Recommended: Da Vinci's Demons
Bar Harbor
alexx_kay
My latest media obsession is Da Vinci’s Demons. And I bet many of you would like it as well. It’s a historical fantasia about the Italian Renaissance in general, and late 1480s Florence in particular. Our hero is a young Leonardo da Vinci, who is totally channeling the Robert Downey Junior version of Sherlock Holmes, while simultaneously playing Assassin’s Creed II. If the historical da Vinci ever made a speculative sketch of a gadget in his notebooks, you can be sure that Leo will eventually get around to building and using a working model of it on the show.

I say “fantasia” rather than “fantasy”, because the fantastic elements are fairly restrained. More than once, while reading wikipedia about one of the historical characters, I discovered that something I thought quite implausible was actually historically true. Or at least was riffing on something true. They do seem to have some form of psychic time travel going on, but even that is pretty restrained. Not that they feel married to historical accuracy. While most of the show’s events are at least strongly inspired by history, they are quite willing to fudge timing for dramatic effect. In season 1, this fudging can be up to a couple of years, and in season 2, they go up to a couple decades in at least one instance. But we are following the general outline of late 1480s world history.

And it is *world* history. While focused on Florence, various cast members travel surprisingly large distances due to plot exigencies. Most of the travel time is elided, but it does help explain why each relatively short season takes about a year of calendar time.

Being a cable show, it has quite a lot of sex and violence. Neither aspect seems particularly gratuitous, at least most of the time. I am happy to see that the treatment of characters as sexual beings is close to gender-equal. Indeed, there is one hilarious scene where what starts as a metaphorical dick-wagging display changes into a 100% literal one :-)

In addition to all the fun genre elements, the show has a serious political point of view. The first season’s tagline was “Free the Future”. The show explicitly takes the position that Leonardo (and Florence under the Medicis) are literally inventing the modern world that we now live in. And that this small spark of enlightened secular humanism is under constant threat from a variety of outside autocratic forces.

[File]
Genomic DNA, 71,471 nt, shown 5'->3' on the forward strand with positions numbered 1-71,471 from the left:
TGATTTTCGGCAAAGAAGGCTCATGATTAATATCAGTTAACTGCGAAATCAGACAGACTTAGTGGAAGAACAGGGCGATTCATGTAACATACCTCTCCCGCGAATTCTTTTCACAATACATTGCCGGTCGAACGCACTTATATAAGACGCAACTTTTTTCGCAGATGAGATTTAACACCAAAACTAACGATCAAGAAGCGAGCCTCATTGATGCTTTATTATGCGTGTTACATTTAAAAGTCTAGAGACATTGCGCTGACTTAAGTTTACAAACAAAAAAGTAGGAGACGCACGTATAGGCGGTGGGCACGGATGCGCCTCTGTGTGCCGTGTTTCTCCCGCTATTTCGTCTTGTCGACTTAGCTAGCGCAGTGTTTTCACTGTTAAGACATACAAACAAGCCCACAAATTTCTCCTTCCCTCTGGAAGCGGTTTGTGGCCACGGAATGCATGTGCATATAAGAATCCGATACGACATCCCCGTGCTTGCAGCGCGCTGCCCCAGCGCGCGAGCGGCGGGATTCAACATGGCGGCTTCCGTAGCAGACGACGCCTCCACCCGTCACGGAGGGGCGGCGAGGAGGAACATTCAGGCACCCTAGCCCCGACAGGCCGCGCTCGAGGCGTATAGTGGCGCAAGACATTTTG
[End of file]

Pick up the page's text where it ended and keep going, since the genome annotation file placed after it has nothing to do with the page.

After watching the first few episodes, I liked the show, but was worried that it would jump the shark at any moment. That worry remains, as they seem determined to walk the edge of what they can get away with in terms of narrative plausibility. Yet (at least for me) they haven’t fallen off that edge yet. The middle of season 2 got a bit draggy, but the pace completely picked up again by the end of the season. And in the last episode, they dropped a bomb that they’d been keeping in their pocket for a long time, which totally recontextualized a major part of the show. Y’all should go and watch the show, so I can talk about it without it being a spoiler :-)
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Killing Fathers
Bar Harbor
alexx_kay
I continue to curate and present my parents’ papers as a way of honoring and preserving their memories. And, in part, to assuage my own guilt at having been a less-than-perfect son. I find that, in that feeling, too, I am my father’s son.

Found in a printout of my father’s LJ entries, from the period immediately before mom’s death:

Private entry:
Daddy, daddy, don’t go! What did my biological father die of? I need to get a copy of his death certificate to find out for sure.
I’m a father-killer. When Harriet asked me, did I kill fathers, I said No, I didn't kill Bob, but she meant Ray.
Saturday, June 18,2005
A related document, found on his computer:

Saturday, June 18, 2005

Harriet and I discussed my father’s death again tonight. I’m writing this down so that I don’t “forget” it again.

In 1945, when I was two years old, my father Raymond A. Kay was sick and, as far as we know, spent some time at home – perhaps several months? -- preparing for an operation. He was 32 years old, 5 feet 9 inches tall, and weighed in excess of 270 pounds. I believe that he was being hospitalized for a hernia repair operation, but I’m not sure of that. He died in December 1945 (I have one reference to 12/11/45 and another to 12/7/45), shortly after my own third birthday on November 20. The cause of death, I have always assumed, was complications (primarily peritonitis) of the hernia operation. Harriet recalls that Mom said at one time that Ray had had a heart attack, but I have no recollection of that myself.

The scenario that Harriet imagines goes something like this:

I’m two years old. My daddy has been at home more than usual, and spending more time with me. Then he is worried about his upcoming operation and perhaps spends less time with me, or is in a bad mood, or snaps at me, or something like that. Then he goes to the hospital and never comes back.

At three years old, I was just getting language skills and was in a very self-absorbed stage of life – in other words, I would have been making life hell for my parents, just as two-year-olds do. It’s not unreasonable to suppose that my father, worried or upset at the upcoming surgery, might have chastised me and told me to behave or else.

And then the “or else” happened. He didn’t come home from the hospital. And thus it must have been my fault, because I misbehaved. Therefore, I killed my father. Yikes! And it’s likely that, given my age and the tenor of the times, nobody would have talked to me about it. My daddy’s death would have been spoken of in hushed tones. And I would have every reason to go on believing that somehow it was my fault. Because kids tend to think like that.

The only memory I have of my father is an image of his body laid out for viewing in a coffin in the living room of my grandparents’ house. This is like a single photograph without a caption. So far as I know, I don’t actually have such a photograph except in my mind’s eye.
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The Major Arcana in One to Two Sentences
Bar Harbor
alexx_kay
Saw this at http://trickstertarot.tumblr.com/post/102955099221/the-major-arcana-in-one-to-two-sentences and just had to repost:
The Major Arcana in One to Two Sentences

The Fool: Now what?

The Magician: You should really do the Thing

The High Priestess: You should think about what happens when you do the Thing

The Empress: Here are the means for you to do the Thing